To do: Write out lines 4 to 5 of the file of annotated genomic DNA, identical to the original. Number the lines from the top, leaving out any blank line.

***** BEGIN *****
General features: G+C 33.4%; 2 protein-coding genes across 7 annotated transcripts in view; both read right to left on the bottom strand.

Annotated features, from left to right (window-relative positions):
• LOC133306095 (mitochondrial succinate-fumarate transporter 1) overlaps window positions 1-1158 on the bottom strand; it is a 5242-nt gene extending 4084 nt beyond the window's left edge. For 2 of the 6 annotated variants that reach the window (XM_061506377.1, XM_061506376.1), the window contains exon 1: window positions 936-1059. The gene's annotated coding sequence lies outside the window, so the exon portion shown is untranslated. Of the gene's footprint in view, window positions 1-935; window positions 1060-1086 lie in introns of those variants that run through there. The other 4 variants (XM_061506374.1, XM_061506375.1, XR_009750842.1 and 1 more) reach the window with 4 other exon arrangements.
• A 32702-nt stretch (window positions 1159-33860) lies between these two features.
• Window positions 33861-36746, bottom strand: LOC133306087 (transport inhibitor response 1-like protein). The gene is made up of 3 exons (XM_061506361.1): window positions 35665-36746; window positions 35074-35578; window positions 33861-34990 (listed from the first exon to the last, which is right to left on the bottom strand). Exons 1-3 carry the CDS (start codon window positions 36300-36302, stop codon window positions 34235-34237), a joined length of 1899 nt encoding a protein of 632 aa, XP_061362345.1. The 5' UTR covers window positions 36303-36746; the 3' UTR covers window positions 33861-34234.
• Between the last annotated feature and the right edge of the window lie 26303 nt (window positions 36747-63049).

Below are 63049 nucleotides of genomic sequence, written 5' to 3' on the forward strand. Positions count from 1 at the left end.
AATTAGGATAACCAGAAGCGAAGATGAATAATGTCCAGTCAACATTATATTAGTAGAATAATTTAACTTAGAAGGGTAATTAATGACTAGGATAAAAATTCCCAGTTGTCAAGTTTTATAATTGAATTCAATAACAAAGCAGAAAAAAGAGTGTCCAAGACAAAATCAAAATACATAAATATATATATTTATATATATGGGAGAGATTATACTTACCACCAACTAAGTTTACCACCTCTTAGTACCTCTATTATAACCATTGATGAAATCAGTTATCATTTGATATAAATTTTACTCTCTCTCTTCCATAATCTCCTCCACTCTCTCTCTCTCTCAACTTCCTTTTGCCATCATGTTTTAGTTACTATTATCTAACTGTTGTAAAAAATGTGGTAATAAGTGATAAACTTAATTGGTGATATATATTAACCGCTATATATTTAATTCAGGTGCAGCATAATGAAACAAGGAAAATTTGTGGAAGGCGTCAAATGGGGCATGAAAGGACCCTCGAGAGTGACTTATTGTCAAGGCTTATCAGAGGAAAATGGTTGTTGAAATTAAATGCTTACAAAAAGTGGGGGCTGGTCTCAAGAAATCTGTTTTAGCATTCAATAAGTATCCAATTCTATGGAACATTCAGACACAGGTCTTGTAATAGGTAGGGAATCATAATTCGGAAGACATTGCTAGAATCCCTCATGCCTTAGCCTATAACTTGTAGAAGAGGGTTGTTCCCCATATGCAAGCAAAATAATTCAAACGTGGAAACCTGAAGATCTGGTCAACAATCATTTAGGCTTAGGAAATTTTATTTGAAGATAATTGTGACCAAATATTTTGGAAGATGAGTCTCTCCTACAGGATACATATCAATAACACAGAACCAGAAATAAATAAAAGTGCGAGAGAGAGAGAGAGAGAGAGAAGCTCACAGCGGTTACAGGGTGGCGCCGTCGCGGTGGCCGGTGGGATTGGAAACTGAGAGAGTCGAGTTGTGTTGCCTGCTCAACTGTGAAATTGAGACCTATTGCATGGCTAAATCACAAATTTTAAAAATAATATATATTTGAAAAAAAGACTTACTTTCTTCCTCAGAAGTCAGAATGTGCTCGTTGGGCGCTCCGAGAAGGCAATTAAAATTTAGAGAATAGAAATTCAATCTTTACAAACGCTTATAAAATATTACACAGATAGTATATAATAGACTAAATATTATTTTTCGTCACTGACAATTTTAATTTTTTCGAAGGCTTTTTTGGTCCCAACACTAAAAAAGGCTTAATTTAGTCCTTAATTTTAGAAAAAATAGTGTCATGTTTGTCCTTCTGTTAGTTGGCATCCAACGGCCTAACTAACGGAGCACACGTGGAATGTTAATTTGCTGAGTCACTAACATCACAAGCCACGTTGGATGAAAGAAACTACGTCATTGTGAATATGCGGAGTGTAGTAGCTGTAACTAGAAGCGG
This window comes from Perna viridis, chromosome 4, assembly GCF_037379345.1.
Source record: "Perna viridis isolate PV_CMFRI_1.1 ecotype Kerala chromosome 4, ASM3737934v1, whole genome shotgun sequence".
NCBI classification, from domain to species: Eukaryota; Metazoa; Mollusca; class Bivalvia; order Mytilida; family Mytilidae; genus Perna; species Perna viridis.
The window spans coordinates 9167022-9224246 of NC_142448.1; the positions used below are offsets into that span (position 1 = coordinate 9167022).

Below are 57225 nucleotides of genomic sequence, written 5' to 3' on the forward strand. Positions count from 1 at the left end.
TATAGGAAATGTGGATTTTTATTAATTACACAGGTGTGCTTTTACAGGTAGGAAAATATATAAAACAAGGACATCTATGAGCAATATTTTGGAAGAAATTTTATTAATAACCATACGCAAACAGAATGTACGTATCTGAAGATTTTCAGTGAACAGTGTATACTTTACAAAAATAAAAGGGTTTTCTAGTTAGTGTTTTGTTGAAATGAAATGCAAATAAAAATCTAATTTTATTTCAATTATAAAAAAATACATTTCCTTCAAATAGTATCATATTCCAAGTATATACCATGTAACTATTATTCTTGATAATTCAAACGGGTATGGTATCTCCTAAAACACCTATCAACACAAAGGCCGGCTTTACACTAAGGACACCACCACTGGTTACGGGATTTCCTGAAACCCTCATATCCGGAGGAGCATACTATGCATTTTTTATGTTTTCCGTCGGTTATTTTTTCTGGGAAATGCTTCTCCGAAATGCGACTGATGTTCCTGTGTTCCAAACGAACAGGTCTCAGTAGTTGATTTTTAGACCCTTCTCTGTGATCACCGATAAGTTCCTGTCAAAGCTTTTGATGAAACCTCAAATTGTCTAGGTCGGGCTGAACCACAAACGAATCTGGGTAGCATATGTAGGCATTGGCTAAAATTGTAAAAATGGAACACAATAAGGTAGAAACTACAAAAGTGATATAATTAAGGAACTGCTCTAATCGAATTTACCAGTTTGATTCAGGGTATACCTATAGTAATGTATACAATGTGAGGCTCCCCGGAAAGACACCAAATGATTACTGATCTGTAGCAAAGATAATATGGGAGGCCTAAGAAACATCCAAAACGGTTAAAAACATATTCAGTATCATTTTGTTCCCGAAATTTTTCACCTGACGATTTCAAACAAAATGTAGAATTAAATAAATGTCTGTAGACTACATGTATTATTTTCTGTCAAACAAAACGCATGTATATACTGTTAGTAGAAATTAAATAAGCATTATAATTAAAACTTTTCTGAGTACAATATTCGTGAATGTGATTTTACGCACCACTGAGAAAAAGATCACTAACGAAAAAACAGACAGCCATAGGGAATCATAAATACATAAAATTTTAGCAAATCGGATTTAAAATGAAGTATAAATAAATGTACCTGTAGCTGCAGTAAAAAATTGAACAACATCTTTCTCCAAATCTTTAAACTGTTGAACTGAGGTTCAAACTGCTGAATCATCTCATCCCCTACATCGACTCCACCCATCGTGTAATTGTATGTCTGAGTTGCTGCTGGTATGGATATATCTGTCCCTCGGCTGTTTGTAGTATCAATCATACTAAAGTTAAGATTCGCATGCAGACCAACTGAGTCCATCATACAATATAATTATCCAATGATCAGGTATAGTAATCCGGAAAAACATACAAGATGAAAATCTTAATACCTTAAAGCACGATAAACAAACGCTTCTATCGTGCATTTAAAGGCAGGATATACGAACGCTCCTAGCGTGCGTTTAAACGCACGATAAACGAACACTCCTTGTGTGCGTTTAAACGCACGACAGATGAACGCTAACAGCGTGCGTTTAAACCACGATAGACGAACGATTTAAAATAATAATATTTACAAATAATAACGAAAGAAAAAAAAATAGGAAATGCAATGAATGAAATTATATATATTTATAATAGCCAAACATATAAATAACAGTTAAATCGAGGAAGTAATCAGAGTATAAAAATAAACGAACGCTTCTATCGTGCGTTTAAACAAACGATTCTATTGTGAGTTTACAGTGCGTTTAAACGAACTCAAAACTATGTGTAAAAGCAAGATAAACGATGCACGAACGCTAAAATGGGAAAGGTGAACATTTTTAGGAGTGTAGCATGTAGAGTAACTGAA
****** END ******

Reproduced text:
• A 32702-nt stretch (window positions 1159-33860) lies between these two features.
• Window positions 33861-36746, bottom strand: LOC133306087 (transport inhibitor response 1-like protein). The gene is made up of 3 exons (XM_061506361.1): window positions 35665-36746; window positions 35074-35578; window positions 33861-34990 (listed from the first exon to the last, which is right to left on the bottom strand). Exons 1-3 carry the CDS (start codon window positions 36300-36302, stop codon window positions 34235-34237), a joined length of 1899 nt encoding a protein of 632 aa, XP_061362345.1. The 5' UTR covers window positions 36303-36746; the 3' UTR covers window positions 33861-34234.